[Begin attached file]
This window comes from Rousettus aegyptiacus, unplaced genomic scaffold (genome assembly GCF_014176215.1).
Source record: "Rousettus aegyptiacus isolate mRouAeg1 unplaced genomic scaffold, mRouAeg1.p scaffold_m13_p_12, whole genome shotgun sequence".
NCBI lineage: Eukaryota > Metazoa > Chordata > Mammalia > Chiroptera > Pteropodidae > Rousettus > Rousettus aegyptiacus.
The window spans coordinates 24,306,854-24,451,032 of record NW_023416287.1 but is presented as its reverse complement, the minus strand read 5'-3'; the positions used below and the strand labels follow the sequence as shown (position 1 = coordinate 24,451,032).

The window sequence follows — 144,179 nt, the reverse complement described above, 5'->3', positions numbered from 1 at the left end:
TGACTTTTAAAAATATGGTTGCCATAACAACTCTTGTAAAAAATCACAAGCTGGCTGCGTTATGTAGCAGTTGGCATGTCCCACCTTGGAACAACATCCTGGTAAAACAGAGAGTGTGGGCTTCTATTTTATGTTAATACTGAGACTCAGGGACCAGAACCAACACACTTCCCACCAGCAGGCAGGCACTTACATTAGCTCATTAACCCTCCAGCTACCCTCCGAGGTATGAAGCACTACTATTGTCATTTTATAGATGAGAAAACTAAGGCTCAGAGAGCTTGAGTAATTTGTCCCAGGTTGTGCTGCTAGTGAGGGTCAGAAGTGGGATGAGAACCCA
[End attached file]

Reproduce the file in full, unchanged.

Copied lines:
This window comes from Rousettus aegyptiacus, unplaced genomic scaffold (genome assembly GCF_014176215.1).
Source record: "Rousettus aegyptiacus isolate mRouAeg1 unplaced genomic scaffold, mRouAeg1.p scaffold_m13_p_12, whole genome shotgun sequence".
NCBI lineage: Eukaryota > Metazoa > Chordata > Mammalia > Chiroptera > Pteropodidae > Rousettus > Rousettus aegyptiacus.
The window spans coordinates 24,306,854-24,451,032 of record NW_023416287.1 but is presented as its reverse complement, the minus strand read 5'-3'; the positions used below and the strand labels follow the sequence as shown (position 1 = coordinate 24,451,032).

The window sequence follows — 144,179 nt, the reverse complement described above, 5'->3', positions numbered from 1 at the left end:
TGACTTTTAAAAATATGGTTGCCATAACAACTCTTGTAAAAAATCACAAGCTGGCTGCGTTATGTAGCAGTTGGCATGTCCCACCTTGGAACAACATCCTGGTAAAACAGAGAGTGTGGGCTTCTATTTTATGTTAATACTGAGACTCAGGGACCAGAACCAACACACTTCCCACCAGCAGGCAGGCACTTACATTAGCTCATTAACCCTCCAGCTACCCTCCGAGGTATGAAGCACTACTATTGTCATTTTATAGATGAGAAAACTAAGGCTCAGAGAGCTTGAGTAATTTGTCCCAGGTTGTGCTGCTAGTGAGGGTCAGAAGTGGGATGAGAACCCA